Allow me to cordially re-introduce you to the Rage City Rollergirls and the select few skaters who make up the elite Rage City All Stars, as they prepare for their season-opener bout.
PABLO — History can be told through culture.
Last Friday in Pablo, culture was celebrated through footwear.
In honor of Native American Heritage month, The People’s Center celebrated Rock Your Mocs Day with a round dance and potluck at the center.
Education director at The People’s Center, Marie Torosian, said someone started the day last year and it went viral on Facebook. The idea is for everyone to wear moccasins to work or school to spread cultural awareness. This was the second year the center has participated, she said, and she hopes to continue the annual Nov. 15 event.
“It’s a small way to bring awareness to our heritage,” she said, adding that events like Rock Your Mocs are a way for the center to honor not only local tribes, but also the 70 other tribes represented at Salish Kootenai College.
How a hobby changed a life
Published on MakeItMissoula.com
See the full story and additional photos by clicking here.
People often find solace in alcohol. For Martha Gergasko, a good beer was the key to her salvation.
Just three years ago everything seemed to be coming together for her. Gergasko had graduated from the University of Montana with a degree in biology. She had a job in Billings as a resident technical assistant and planned to make contacts with Zoo Montana. Her dream to work as a zookeeper was becoming a reality.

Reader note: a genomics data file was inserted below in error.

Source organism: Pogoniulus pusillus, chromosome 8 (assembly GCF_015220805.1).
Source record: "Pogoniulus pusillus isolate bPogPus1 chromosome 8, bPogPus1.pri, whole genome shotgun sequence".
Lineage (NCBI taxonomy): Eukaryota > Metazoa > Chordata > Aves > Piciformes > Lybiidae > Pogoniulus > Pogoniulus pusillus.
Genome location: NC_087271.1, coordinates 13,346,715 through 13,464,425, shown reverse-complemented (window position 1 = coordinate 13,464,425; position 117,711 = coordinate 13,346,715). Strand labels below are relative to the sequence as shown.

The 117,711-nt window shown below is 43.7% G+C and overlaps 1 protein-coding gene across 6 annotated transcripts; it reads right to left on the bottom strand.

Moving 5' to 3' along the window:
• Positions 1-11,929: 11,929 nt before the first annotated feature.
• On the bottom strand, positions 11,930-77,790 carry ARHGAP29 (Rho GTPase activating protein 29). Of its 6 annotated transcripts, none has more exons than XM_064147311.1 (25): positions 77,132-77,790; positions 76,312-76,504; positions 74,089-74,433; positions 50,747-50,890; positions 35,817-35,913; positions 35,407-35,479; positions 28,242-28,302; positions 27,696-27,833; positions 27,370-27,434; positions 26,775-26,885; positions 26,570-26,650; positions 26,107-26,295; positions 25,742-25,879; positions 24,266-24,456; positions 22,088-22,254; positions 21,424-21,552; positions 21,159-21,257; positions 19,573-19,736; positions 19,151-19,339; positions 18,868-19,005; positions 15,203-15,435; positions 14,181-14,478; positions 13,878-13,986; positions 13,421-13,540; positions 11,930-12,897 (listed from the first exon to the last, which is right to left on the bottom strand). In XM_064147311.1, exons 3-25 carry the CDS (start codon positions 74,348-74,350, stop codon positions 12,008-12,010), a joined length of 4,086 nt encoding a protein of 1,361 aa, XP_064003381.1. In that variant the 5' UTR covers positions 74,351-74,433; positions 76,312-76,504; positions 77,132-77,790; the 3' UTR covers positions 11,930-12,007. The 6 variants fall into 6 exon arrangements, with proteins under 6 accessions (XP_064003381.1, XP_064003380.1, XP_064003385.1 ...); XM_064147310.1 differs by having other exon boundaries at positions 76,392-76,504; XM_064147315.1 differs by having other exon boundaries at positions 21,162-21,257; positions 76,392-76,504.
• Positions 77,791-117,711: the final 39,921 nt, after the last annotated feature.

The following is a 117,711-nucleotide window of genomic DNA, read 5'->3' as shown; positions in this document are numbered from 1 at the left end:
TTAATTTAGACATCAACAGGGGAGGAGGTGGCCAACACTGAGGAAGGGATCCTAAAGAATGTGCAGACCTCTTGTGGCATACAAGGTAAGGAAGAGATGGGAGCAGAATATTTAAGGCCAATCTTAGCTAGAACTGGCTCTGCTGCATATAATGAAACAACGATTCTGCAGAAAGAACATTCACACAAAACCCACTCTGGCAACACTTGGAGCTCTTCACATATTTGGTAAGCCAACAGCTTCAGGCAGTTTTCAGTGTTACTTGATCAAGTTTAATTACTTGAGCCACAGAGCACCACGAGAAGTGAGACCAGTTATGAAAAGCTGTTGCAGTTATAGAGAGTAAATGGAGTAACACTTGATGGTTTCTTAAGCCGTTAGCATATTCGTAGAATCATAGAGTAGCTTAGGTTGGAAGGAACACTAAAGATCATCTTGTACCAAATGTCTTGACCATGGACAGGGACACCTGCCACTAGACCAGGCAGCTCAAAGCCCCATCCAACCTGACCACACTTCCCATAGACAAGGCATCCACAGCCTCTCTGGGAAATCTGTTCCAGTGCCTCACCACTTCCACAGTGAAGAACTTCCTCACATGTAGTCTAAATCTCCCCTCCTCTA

Then the mash soured.
Gergasko has a phobia of driving and a condition of her job was driving large vans from office to office. In the middle of a behind-the-wheel-instruction course, she had a panic attack and could not continue. She notified her employer she could not take the position.
“So I moved home, dream crushed,” Gergasko said.
Home is where the brew is
Gergasko’s kitchen features a kegerator and other home brewing equipment.
Her father, Mike Gergasko, had begun home brewing beer at their family home in Santa Fe, N.M. while Martha was attending college.
When Martha returned home from Billings, Mike asked her to help with the latest batch to cheer her up. As they worked on a brew, she said her inner mad scientist kicked in and she was hooked.